The Basic Version of the Ballot Box reports tables of the electoral behavior of various groups in federal elections.

To locate a table, choices must be made from among each of the available options.

1) Select a time frame from the pull-down menu entitled **Year**. The user can select all years in which information is available (the default) or just presidential or midterm years.

2) Select a characteristic from the pull-down menu entitled **Citizen Characteristic**. The results will be differentiated by responses to a single question. If “All” is selected (the default), each of the response categories for the question will be independently displayed. The table illustrates only one of the categories when just one of the response options in the pull-down menu is selected from the choices provided beneath the “All” option.

To view tables with combinations of different **Citizen Characteristics**, press the **Add Characteristic** button and make further selections. This will retrieve a table including only the subset of respondents exhibiting the first characteristic chosen who exhibit the second characteristic. If “All” respondents to the first characteristic are chosen, it will display a table of the subset of respondents exhibiting this second characteristic for each of the first characteristic’s categories.

The above selections will appear in the horizontal rows of the table.

3) Select an option from the pull-down menu entitled **Behavior**.

“Voting-Age Citizens” will retrieve a table of the percentage of voting-age citizens in the Census survey exhibiting the **Citizen** **Characteristic(s)** selected above.

“Voter Registration” will retrieve a table of the share of voting-age citizens exhibiting the **Citizen**** ****Characteristic(s)** selected above that report they are registered to vote in the Census survey.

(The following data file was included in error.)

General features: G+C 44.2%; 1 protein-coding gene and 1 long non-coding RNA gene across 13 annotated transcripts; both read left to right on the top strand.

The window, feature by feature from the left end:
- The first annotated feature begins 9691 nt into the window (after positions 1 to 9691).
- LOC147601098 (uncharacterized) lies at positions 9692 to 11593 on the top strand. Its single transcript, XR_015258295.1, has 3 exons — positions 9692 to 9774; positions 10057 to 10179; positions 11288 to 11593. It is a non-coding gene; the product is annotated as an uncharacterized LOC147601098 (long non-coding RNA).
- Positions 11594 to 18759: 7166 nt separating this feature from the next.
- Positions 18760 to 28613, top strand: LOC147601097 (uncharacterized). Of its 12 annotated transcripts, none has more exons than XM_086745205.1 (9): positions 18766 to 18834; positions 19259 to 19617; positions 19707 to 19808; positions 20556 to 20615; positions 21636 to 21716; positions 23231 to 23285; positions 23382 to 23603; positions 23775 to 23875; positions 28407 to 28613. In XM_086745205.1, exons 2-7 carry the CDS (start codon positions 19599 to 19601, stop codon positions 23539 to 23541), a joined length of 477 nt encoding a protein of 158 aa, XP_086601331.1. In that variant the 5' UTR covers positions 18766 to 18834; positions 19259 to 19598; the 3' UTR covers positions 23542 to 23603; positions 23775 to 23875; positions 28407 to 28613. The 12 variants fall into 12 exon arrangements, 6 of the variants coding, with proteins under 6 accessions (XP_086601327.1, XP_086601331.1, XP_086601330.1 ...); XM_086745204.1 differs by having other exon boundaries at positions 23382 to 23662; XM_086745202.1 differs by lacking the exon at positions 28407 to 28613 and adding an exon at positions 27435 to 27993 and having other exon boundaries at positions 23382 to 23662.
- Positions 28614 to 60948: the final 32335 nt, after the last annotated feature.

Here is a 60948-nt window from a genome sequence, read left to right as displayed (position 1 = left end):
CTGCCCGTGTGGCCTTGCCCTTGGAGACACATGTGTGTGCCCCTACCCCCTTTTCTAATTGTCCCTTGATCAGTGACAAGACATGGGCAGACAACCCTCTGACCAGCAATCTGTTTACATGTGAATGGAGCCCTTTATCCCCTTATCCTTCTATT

“Voter Turnout” will retrieve a table of the share of voting-age citizens exhibiting the **Citizen**** ****Characteristic(s)** selected above that report they voted in the Census survey.

The **Behavior** will define the vertical columns of the table.

**Margin of Error**

All individuals are not given a chance to provide responses to surveys. Instead, the U.S. Census current population surveys ask questions to a probability sample of individuals. Because Census surveys use a sample, the survey results will not perfectly represent the overall population of interest. Sampling error is the error in the distribution of responses to a survey question attributed to the use of a sample rather than the entire target population. Although these deviations cannot be prevented, the likely margin of sampling error can be calculated.

The margin of sampling error indicates the interval around a sample estimate (i.e. percentage in a sample) in which we can say with a certain degree of confidence that the true population parameter (i.e. percentage in the overall population) is located. Sampling error varies by statistical estimate, meaning each finding in and across polls yield a distinct margin of sampling error. The margin of sampling error hinges most importantly on three separate factors.

- Sampling error depends on the type of sampling used in the respondent selection process. Multi-stage probability sampling, the type the Census surveys employ, results in higher sampling error than polls using simple random sampling.
- Sampling error is conditional on the relative distribution of responses to a question. The margin of sampling error decreases as characteristics approach the extremes (100 or 0 percent) and increases as it tends toward the middle (50 percent).
- Sampling error varies by the number of survey respondents. More respondents decrease the size of the sampling error.

Users may find the margin of error, preceded by a +/- symbol, at the bottom of each cell in the tables. As with most surveys, the margin of error reported uses the conventional 95% confidence level.

The margin of error associated with each estimate is over fifty percent larger than a margin of error calculated based on random sample assumptions. In most cases the Dimpled Chad margin of error is a conservative estimate. However, in certain subgroups, such as highly clustered racial groups, the actual margin of error is likely higher than the Dimpled Chad margin of error.

Note: The margin of error only accounts for the error due to sampling. Other forms of non-sampling error exist in all surveys.